Falling costs make new oil cheaper to produce, says Rystad Energy

Rystad ORA ORMERystad Energy’s annual cost of supply analysis has revealed that costs within the upstream sector have come down considerably in 2021, making new oil more competitive and significantly cheaper to produce

The average breakeven price for new oil projects has dropped to around US$47 per barrel – down around 8% over the past year and 40% since 2014, with offshore deepwater remaining one of the least expensive sources of new supply.

Espen Erlingsen, head of upstream research at Rystad Energy, said, “Our cost of supply curve for liquids indicates that back in 2014, an oil price of close to US$100 per barrel was required to produce 100 million barrels per day (bpd) in 2030. By 2018, the required oil price was closer to US$55 per barrel, and in 2020, it dropped to US$45 per barrel. Our latest estimate remains unchanged this year at US$45 per barrel for 100 million bpd of production in 2030.”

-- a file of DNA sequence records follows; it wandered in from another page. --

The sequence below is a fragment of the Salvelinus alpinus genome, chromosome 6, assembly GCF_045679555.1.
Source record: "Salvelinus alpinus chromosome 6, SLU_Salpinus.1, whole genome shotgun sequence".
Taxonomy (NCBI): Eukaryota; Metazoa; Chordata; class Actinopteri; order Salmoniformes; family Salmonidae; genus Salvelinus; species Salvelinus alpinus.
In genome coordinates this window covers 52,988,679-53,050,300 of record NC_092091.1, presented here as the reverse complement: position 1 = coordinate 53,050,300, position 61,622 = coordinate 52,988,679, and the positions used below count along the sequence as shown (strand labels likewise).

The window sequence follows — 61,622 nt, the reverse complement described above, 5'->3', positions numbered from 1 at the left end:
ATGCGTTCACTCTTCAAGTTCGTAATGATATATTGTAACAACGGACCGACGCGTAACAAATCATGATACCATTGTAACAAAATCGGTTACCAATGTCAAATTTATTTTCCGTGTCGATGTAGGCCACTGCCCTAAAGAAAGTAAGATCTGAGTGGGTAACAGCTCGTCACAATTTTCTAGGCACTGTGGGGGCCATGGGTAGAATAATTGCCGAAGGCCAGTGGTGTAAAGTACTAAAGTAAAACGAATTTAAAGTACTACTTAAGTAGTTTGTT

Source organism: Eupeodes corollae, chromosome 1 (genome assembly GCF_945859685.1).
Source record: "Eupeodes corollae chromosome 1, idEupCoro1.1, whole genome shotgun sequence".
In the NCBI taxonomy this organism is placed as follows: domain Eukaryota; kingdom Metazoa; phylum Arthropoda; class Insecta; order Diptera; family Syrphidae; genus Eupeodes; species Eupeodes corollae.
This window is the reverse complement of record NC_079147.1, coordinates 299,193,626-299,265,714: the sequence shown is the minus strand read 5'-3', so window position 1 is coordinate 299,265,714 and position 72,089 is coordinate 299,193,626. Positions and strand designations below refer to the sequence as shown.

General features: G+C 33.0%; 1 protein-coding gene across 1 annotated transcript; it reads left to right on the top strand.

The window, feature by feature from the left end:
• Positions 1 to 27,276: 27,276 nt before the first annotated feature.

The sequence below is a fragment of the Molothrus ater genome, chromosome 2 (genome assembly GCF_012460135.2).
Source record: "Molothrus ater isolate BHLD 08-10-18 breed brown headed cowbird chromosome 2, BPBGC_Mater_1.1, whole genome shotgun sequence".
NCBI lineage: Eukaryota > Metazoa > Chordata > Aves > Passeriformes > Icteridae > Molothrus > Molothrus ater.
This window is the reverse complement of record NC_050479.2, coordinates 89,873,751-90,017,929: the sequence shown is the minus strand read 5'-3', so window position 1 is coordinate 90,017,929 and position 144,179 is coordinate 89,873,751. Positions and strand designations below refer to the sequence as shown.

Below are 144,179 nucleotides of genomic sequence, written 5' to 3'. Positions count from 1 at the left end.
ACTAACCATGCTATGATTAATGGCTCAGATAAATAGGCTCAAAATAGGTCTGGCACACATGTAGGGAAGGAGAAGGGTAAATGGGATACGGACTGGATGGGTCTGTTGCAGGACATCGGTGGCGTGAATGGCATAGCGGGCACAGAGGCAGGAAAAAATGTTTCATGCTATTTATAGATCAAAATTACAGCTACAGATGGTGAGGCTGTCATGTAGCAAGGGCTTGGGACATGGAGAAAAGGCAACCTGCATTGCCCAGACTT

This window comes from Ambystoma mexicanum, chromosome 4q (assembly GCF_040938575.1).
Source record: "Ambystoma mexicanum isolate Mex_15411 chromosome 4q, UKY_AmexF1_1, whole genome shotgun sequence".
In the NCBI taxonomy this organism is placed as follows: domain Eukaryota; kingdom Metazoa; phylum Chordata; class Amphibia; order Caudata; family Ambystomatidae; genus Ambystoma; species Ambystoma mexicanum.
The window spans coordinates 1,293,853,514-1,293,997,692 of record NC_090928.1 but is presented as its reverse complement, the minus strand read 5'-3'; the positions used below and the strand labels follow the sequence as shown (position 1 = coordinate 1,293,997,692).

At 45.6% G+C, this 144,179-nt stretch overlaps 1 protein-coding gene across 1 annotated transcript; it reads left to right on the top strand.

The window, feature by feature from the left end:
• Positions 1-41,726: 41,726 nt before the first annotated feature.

“We maintain the required oil price to produce 100 million bpd in 2030 unchanged, despite the declining average breakeven price of new oil projects, because the potential supply for 2030 has decreased since last year due to delays in sanctioning activity and conservative shale producers.”

“In 2014, we estimated that the total 2030 liquid potential was 104 million bpd, while in 2018, this jumped considerably to 135 million bpd mainly driven by increased potential volumes from North American tight oil. However, low activity levels in 2020 and 2021, due to the Covid-19 pandemic and a general focus on the energy transition, led to a downward adjustment in the overall liquid potential. In 2020, the potential 2030 supply was revised down to about 116 million bpd, and in 2021 we revised it further to about 113 million bpd.

“As the theoretical supply in 2030 exceeds the demand trajectory by more than 10 million bpd, climate policies should be more demand-focused rather than supply-focused. Supply cuts enacted within one country will largely be countered by supply increases from other countries, while demand cuts are not met with new sources of demand,” Erlingsen commented.

Alain Charles Publishing, University House, 11-13 Lower Grosvenor Place, London, SW1W 0EX, UK
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